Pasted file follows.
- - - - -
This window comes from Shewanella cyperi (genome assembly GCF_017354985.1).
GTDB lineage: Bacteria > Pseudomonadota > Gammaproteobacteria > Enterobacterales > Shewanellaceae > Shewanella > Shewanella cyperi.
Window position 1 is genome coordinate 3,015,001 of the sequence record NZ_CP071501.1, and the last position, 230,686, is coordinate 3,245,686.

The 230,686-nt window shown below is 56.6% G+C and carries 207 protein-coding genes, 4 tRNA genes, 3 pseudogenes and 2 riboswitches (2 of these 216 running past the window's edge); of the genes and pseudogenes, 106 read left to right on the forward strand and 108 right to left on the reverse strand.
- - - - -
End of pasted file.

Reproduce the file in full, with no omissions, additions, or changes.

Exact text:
This window comes from Shewanella cyperi (genome assembly GCF_017354985.1).
GTDB lineage: Bacteria > Pseudomonadota > Gammaproteobacteria > Enterobacterales > Shewanellaceae > Shewanella > Shewanella cyperi.
Window position 1 is genome coordinate 3,015,001 of the sequence record NZ_CP071501.1, and the last position, 230,686, is coordinate 3,245,686.

The 230,686-nt window shown below is 56.6% G+C and carries 207 protein-coding genes, 4 tRNA genes, 3 pseudogenes and 2 riboswitches (2 of these 216 running past the window's edge); of the genes and pseudogenes, 106 read left to right on the forward strand and 108 right to left on the reverse strand.